The gain tone and telephony signals output from step attenuator 330 a are input to mixer 332 a along with a fixed frequency signal from local oscillator 333 a. Mixer 332 a is the second of the aforementioned two heterodyning stages. However, the frequency of local oscillator 333 a is different from the frequency of local oscillator 333 b. The result is that the carrier frequency of the telephony signal output from mixer 332 a is different than the carrier frequency output from mixer 332 b.

The telephony signals received by primary antenna 321 and diversity antenna 322, each now at a different carrier frequency, and the gain tone signal combined therewith, are combined into one composite signal by combiner 334. The combined signals are first filtered by band pass filter and amplifier 335 and then input to step attenuator 336 to give a final adjustment to the signal level of these combined signals. Similar to the operation of the previously described step attenuators, this digitally controlled attenuator 336 is set by microprocessor 210 responsive to a gain control signal received from remote RASP 117 as part of the novel gain control operation.

The frequency multiplexed telephony signals output from step attenuator 336 are input to signal combiner 337 which has a second input from control signal oscillator 338. The frequency of control signal oscillator 338 is controlled by a binary signal on control leads 338 a from microprocessor 210 to set the frequency of the oscillator. RASP 117 is the origin from which a control signal is received to set the frequency of control signal oscillator 338. The frequency chosen is to fall within the band of frequencies used for the telephony signals received via the primary and the diversity antennas.

Responsive to different control signals received from RASP 117, microprocessor 210 (FIG. 2) sends signals on control inputs 338 a. These microprocessor 210 signals cause control signal oscillator 338 to produce an information signal. The information signal indicates various information about RAD 218, but particularly including the settings of step attenuators 330 a, 330 b and 336, to RASP 117 as part of the novel gain control operation. RASP 117 uses this information to keep an updated status regarding each of the RADs 118 a-i.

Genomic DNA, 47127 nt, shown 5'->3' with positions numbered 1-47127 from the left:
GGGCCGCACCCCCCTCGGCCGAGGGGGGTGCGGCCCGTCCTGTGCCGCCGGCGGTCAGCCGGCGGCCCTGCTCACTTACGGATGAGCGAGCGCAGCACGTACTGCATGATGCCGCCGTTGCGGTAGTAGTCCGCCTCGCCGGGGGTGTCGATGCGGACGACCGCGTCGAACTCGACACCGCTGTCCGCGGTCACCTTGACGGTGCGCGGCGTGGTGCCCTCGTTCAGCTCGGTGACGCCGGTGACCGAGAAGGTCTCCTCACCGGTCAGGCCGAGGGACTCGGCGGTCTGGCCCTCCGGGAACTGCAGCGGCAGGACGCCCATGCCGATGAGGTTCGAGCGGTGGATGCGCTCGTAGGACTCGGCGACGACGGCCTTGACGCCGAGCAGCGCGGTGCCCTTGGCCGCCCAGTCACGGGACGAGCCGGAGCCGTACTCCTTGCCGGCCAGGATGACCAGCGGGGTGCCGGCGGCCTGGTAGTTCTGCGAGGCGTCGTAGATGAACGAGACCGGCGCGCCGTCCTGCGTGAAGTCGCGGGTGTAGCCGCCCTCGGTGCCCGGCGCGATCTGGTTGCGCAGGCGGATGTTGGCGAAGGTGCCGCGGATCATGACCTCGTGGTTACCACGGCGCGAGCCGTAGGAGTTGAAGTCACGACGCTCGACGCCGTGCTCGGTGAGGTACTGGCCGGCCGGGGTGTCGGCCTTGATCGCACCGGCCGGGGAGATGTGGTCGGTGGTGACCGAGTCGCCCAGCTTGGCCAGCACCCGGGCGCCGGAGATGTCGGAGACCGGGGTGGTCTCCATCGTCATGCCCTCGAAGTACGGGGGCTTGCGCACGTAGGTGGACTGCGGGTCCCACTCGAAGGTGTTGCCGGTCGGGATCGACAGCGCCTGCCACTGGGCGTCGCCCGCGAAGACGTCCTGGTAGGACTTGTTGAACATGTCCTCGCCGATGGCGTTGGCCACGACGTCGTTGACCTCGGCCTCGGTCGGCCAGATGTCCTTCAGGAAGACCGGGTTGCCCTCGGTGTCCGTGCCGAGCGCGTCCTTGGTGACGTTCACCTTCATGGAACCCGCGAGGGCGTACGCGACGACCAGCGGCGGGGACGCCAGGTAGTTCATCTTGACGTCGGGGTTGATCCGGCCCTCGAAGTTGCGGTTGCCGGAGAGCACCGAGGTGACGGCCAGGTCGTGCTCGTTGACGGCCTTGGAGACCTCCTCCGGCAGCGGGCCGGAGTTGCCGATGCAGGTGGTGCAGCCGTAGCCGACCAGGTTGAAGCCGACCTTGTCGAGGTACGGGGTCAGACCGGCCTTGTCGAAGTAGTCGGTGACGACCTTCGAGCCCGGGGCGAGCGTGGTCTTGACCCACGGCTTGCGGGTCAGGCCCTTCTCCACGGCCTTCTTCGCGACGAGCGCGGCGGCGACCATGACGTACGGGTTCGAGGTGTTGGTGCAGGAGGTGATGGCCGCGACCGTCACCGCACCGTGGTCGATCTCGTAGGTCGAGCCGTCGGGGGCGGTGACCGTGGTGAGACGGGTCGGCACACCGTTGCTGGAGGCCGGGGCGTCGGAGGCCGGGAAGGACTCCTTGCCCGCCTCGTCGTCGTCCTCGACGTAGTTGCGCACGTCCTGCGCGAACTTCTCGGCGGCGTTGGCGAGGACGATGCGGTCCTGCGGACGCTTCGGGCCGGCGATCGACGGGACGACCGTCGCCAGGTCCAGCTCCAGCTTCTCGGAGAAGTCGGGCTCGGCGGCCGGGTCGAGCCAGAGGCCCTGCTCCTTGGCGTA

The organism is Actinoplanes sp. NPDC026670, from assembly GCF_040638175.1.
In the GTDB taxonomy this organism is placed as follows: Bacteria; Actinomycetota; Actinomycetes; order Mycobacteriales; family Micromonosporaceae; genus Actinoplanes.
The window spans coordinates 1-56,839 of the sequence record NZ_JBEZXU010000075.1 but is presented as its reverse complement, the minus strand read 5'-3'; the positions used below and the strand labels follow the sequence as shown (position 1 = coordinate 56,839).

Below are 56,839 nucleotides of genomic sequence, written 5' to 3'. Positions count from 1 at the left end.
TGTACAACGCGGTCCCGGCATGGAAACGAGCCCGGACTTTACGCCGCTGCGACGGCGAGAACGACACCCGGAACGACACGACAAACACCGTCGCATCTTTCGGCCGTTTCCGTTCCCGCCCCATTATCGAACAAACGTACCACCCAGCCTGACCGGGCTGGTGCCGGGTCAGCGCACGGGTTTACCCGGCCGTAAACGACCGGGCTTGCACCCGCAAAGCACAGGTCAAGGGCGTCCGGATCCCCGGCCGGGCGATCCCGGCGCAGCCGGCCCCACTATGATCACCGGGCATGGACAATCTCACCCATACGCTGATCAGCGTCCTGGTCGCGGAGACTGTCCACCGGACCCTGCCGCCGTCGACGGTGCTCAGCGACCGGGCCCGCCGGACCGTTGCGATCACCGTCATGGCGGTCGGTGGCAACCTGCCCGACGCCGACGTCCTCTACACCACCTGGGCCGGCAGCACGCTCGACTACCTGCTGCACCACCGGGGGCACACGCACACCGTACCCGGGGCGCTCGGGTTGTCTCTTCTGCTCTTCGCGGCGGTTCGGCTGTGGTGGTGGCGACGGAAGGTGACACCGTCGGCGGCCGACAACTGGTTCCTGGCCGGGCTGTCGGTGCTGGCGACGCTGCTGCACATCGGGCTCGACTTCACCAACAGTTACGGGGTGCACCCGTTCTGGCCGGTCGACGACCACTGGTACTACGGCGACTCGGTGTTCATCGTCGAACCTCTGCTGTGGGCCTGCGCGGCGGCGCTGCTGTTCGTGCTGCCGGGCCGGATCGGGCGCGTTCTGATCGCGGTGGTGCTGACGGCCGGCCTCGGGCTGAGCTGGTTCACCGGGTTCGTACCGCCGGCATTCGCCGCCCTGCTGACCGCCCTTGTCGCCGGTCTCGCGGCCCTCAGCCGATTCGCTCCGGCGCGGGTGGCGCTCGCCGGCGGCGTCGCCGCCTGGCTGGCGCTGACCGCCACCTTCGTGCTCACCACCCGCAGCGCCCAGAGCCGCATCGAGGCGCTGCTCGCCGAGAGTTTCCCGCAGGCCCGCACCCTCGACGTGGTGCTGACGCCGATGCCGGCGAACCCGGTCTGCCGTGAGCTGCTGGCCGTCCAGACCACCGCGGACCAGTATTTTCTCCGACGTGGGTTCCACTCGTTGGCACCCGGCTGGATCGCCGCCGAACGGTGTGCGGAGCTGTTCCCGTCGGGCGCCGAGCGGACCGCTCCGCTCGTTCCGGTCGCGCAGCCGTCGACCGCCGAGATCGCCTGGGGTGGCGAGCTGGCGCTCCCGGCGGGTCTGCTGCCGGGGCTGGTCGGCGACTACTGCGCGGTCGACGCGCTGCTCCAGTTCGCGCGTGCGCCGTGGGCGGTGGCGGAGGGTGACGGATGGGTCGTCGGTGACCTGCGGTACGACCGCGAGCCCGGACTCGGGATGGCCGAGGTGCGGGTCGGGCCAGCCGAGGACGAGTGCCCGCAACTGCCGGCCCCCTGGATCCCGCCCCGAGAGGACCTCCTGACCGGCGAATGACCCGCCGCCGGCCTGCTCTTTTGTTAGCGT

The output from combiner 337 now has multiple telephony and gain tone signals frequency multiplexed to be returned via broadband network 112 to RASP 117. The signals are the telephony signals received by antennas 321 and 322, the gain tone signal used as part of the present invention, and the system information signal output from control signal oscillator 338. This frequency multiplexed signal output from combiner 337 is input to band pass filter and amplifier 339 to amplify the signal and to remove any extraneous signals before the signal is coupled to broadband distribution network 112 and sent to RASP 117 for processing. In addition, per the teaching of the present invention, the signal power level of the telephony signal is such that when it is received at RASP 117 it is within the relatively narrow range acceptable to RASP 117.

Transformer and coupler 340 is used to couple the frequency multiplexed signals described in the last paragraph to broadband distribution network 112. The transformer is an impedance matching transformer having 50 ohm primary and 75 ohm secondary windings. When broadband distribution network 112 uses coaxial cable, the secondary winding of transformer 340 is wired in series with the center conductor of the video distribution coaxial cable. As previously described, RAD 218 hangs from the coaxial cabling of the broadband distribution network 112 to which it is connected. In other applications, such as with fiber optic cable, other well known frequency conversion and signal coupling techniques are used.